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World's media conned by April Fool

Dutch P2P platform provider is a prank

Internet users hoping for a rush of new file-swapping services have been tricked. A February announcement from a Dutch company promising a platform for such services turns out to have been an April Fool's Day joke.

The project, called The Honest Thief, is a publicity stunt for a book with the same title, not an initiative to capitalise on a year-old Dutch court ruling that legitimised P2P (peer-to-peer) file-swapping services in the Netherlands, according to a statement on The Honest Thief's website posted yesterday, 1 April.

When launched late February, the company behind The Honest Thief said it would offer software, legal advice and a home base to file-sharing service providers. The announcement got worldwide media coverage, with The Wall Street Journal reporting it first.

"Well, guess what April Fools! The Honest Thief file-sharing venture was no more than a publicity stunt," the statement on www.thehonestthief.com reads.

In hindsight, there were a few clues in February that The Honest Thief was a prank. The software was due in the second quarter, which starts 1 April, and www.thehonestthief.com was previously used to promote a book with the same name.

"We did mislead and use people, but you can't have a joke of this size if you don't," said Pieter Plass, the man who concocted the story. "I don't believe we caused any harm or financial damage."

Plass said his "lying and deceiving" may have hurt the reputation of The Wall Street Journal and other media outlets. "This does cast a shadow over the reputation of the press," he said. Still, Plass does not expect any legal action against him as a result of his trickery. "We really never did any business and came out on 1 April."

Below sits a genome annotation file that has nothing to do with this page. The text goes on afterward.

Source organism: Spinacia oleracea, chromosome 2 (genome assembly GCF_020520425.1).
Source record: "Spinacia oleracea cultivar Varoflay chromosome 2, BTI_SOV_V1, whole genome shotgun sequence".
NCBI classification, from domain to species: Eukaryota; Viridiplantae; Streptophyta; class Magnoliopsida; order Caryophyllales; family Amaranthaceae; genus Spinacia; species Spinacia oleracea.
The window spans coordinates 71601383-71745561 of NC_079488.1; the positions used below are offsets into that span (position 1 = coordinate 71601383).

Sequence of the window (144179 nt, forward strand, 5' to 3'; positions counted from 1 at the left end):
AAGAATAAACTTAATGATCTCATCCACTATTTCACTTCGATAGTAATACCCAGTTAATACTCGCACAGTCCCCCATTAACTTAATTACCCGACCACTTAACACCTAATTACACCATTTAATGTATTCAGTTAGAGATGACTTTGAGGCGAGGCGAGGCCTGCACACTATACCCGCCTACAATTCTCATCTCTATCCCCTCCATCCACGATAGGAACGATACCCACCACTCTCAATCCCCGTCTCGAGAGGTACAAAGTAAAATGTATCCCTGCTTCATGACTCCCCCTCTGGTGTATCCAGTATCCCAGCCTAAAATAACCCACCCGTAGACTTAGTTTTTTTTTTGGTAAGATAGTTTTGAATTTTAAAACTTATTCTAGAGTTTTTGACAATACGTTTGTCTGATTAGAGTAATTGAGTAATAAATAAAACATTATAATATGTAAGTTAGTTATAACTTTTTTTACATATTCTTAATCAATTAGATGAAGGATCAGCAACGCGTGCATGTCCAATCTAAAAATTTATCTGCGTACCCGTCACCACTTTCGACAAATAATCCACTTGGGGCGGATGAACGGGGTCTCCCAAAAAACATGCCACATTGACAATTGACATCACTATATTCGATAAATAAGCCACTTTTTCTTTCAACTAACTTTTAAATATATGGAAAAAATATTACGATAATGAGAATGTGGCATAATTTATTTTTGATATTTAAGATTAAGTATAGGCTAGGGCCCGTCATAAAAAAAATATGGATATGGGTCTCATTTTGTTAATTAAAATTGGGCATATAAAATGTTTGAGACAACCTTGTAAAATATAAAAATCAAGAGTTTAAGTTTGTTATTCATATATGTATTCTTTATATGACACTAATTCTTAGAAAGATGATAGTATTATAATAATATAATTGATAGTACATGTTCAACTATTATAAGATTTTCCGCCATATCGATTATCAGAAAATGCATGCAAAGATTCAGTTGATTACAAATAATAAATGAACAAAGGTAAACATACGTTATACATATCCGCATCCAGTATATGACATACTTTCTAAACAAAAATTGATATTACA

The entertainment industry, which had executives rushing to condemn The Honest Thief when the prank started, can now feel relieved.

File-sharing applications such as Kazaa and Morpheus allow users to swap files for free. The industry has been fighting the providers of such applications in court because file-sharing is used to swap copyright-protected songs and movies, which the industry compares to stealing.

Napster and Aimster were successfully shut down, but the recording industry suffered a setback in March last year when the Amsterdam Appeals Court said Kazaa BV can't be held liable for the copyright-infringing actions of users of the Kazaa file-sharing application. The decision is being appealed at the Supreme Court of the Netherlands, which is expected to rule in October.


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